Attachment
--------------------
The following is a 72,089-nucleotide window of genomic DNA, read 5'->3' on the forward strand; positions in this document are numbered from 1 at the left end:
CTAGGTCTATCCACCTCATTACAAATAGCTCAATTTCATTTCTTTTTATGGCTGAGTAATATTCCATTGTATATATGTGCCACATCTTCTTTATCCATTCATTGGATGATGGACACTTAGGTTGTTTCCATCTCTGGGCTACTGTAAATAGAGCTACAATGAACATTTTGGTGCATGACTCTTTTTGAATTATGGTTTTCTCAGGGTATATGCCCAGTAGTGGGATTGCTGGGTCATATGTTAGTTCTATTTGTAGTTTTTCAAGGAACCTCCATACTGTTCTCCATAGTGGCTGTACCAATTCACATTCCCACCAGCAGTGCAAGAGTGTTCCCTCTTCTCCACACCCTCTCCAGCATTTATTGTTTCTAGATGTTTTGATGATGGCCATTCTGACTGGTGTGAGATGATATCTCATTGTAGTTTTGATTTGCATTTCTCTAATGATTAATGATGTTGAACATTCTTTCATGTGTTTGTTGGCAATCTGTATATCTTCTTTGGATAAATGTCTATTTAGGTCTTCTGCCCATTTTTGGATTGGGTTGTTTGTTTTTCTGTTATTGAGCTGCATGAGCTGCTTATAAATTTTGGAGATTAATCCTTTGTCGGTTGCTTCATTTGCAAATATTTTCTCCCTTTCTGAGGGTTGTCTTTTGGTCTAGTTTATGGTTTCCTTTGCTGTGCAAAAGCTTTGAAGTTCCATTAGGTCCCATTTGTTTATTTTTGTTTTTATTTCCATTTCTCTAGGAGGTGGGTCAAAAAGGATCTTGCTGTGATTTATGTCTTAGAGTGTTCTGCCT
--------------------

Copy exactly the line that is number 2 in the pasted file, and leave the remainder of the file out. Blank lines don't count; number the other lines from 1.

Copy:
CTAGGTCTATCCACCTCATTACAAATAGCTCAATTTCATTTCTTTTTATGGCTGAGTAATATTCCATTGTATATATGTGCCACATCTTCTTTATCCATTCATTGGATGATGGACACTTAGGTTGTTTCCATCTCTGGGCTACTGTAAATAGAGCTACAATGAACATTTTGGTGCATGACTCTTTTTGAATTATGGTTTTCTCAGGGTATATGCCCAGTAGTGGGATTGCTGGGTCATATGTTAGTTCTATTTGTAGTTTTTCAAGGAACCTCCATACTGTTCTCCATAGTGGCTGTACCAATTCACATTCCCACCAGCAGTGCAAGAGTGTTCCCTCTTCTCCACACCCTCTCCAGCATTTATTGTTTCTAGATGTTTTGATGATGGCCATTCTGACTGGTGTGAGATGATATCTCATTGTAGTTTTGATTTGCATTTCTCTAATGATTAATGATGTTGAACATTCTTTCATGTGTTTGTTGGCAATCTGTATATCTTCTTTGGATAAATGTCTATTTAGGTCTTCTGCCCATTTTTGGATTGGGTTGTTTGTTTTTCTGTTATTGAGCTGCATGAGCTGCTTATAAATTTTGGAGATTAATCCTTTGTCGGTTGCTTCATTTGCAAATATTTTCTCCCTTTCTGAGGGTTGTCTTTTGGTCTAGTTTATGGTTTCCTTTGCTGTGCAAAAGCTTTGAAGTTCCATTAGGTCCCATTTGTTTATTTTTGTTTTTATTTCCATTTCTCTAGGAGGTGGGTCAAAAAGGATCTTGCTGTGATTTATGTCTTAGAGTGTTCTGCCT